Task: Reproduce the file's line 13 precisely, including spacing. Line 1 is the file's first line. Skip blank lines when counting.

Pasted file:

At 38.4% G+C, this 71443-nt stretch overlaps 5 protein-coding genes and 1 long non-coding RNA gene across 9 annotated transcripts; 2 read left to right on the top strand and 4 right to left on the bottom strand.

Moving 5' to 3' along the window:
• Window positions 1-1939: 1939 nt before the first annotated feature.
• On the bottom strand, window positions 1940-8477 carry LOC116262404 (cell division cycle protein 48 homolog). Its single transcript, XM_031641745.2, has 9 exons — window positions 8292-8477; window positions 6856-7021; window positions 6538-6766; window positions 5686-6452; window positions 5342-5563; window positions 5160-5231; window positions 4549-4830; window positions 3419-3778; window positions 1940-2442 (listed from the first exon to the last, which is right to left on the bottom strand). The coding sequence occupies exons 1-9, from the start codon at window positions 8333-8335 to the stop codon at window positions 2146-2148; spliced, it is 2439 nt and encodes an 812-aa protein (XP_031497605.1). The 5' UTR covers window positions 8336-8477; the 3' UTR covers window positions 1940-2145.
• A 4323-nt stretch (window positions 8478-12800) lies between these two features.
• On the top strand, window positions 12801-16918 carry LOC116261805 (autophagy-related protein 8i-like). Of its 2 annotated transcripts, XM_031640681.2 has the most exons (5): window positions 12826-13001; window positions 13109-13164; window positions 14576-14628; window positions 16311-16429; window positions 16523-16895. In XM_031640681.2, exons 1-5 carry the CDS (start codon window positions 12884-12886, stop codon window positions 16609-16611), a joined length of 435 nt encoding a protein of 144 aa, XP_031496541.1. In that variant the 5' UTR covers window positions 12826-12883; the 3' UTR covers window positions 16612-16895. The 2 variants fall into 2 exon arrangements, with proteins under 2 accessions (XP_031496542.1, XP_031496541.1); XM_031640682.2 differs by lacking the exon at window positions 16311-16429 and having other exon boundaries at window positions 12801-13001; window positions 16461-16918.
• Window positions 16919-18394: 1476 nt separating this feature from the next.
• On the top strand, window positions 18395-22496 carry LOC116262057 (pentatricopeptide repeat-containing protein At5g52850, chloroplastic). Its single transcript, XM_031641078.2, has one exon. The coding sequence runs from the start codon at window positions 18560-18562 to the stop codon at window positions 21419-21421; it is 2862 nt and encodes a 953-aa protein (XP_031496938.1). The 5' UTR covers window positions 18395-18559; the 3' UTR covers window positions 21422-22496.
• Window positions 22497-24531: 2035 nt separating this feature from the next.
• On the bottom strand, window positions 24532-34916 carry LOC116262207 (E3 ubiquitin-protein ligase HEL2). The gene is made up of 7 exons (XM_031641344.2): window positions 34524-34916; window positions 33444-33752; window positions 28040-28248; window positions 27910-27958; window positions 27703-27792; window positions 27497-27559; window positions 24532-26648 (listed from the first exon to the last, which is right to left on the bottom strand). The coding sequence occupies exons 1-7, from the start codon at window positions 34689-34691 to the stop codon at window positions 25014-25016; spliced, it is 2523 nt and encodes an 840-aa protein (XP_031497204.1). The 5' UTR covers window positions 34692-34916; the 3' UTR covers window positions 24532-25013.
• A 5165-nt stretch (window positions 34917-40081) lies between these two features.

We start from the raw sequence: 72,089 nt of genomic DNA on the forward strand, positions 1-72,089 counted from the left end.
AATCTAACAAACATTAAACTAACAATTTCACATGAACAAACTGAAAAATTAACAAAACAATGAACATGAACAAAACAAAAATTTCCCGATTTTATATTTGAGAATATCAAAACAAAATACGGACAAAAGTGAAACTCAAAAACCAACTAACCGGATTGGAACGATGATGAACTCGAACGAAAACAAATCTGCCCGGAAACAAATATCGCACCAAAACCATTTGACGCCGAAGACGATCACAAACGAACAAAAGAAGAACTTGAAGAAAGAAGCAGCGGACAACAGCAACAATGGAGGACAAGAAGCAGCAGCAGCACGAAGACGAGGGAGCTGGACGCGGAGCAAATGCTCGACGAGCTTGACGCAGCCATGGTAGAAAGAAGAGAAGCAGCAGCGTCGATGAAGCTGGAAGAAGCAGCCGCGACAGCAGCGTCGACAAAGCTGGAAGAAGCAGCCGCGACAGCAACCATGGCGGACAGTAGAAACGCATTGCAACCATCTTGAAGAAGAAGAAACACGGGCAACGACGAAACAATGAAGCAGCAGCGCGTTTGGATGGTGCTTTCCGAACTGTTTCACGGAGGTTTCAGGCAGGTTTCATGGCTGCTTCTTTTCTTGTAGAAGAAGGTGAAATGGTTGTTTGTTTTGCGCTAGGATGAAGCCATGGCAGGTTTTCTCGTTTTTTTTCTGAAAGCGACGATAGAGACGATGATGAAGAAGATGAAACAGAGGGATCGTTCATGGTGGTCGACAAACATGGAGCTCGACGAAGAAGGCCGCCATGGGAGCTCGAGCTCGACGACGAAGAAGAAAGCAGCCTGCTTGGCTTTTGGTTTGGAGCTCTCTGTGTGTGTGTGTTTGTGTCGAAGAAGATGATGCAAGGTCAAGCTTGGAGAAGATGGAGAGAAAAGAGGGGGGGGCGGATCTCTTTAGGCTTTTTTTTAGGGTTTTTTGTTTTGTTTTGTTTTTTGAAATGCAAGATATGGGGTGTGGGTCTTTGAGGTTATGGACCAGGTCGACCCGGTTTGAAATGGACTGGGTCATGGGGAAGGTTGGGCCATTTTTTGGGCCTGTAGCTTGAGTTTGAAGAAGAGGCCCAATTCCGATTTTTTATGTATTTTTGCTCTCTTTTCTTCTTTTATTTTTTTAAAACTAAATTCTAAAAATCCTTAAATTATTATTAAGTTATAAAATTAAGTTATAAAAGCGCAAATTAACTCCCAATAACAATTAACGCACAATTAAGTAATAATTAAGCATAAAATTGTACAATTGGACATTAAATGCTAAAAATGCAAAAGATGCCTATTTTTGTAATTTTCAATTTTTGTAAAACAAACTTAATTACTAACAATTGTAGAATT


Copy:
AATCTAACAAACATTAAACTAACAATTTCACATGAACAAACTGAAAAATTAACAAAACAATGAACATGAACAAAACAAAAATTTCCCGATTTTATATTTGAGAATATCAAAACAAAATACGGACAAAAGTGAAACTCAAAAACCAACTAACCGGATTGGAACGATGATGAACTCGAACGAAAACAAATCTGCCCGGAAACAAATATCGCACCAAAACCATTTGACGCCGAAGACGATCACAAACGAACAAAAGAAGAACTTGAAGAAAGAAGCAGCGGACAACAGCAACAATGGAGGACAAGAAGCAGCAGCAGCACGAAGACGAGGGAGCTGGACGCGGAGCAAATGCTCGACGAGCTTGACGCAGCCATGGTAGAAAGAAGAGAAGCAGCAGCGTCGATGAAGCTGGAAGAAGCAGCCGCGACAGCAGCGTCGACAAAGCTGGAAGAAGCAGCCGCGACAGCAACCATGGCGGACAGTAGAAACGCATTGCAACCATCTTGAAGAAGAAGAAACACGGGCAACGACGAAACAATGAAGCAGCAGCGCGTTTGGATGGTGCTTTCCGAACTGTTTCACGGAGGTTTCAGGCAGGTTTCATGGCTGCTTCTTTTCTTGTAGAAGAAGGTGAAATGGTTGTTTGTTTTGCGCTAGGATGAAGCCATGGCAGGTTTTCTCGTTTTTTTTCTGAAAGCGACGATAGAGACGATGATGAAGAAGATGAAACAGAGGGATCGTTCATGGTGGTCGACAAACATGGAGCTCGACGAAGAAGGCCGCCATGGGAGCTCGAGCTCGACGACGAAGAAGAAAGCAGCCTGCTTGGCTTTTGGTTTGGAGCTCTCTGTGTGTGTGTGTTTGTGTCGAAGAAGATGATGCAAGGTCAAGCTTGGAGAAGATGGAGAGAAAAGAGGGGGGGGCGGATCTCTTTAGGCTTTTTTTTAGGGTTTTTTGTTTTGTTTTGTTTTTTGAAATGCAAGATATGGGGTGTGGGTCTTTGAGGTTATGGACCAGGTCGACCCGGTTTGAAATGGACTGGGTCATGGGGAAGGTTGGGCCATTTTTTGGGCCTGTAGCTTGAGTTTGAAGAAGAGGCCCAATTCCGATTTTTTATGTATTTTTGCTCTCTTTTCTTCTTTTATTTTTTTAAAACTAAATTCTAAAAATCCTTAAATTATTATTAAGTTATAAAATTAAGTTATAAAAGCGCAAATTAACTCCCAATAACAATTAACGCACAATTAAGTAATAATTAAGCATAAAATTGTACAATTGGACATTAAATGCTAAAAATGCAAAAGATGCCTATTTTTGTAATTTTCAATTTTTGTAAAACAAACTTAATTACTAACAATTGTAGAATT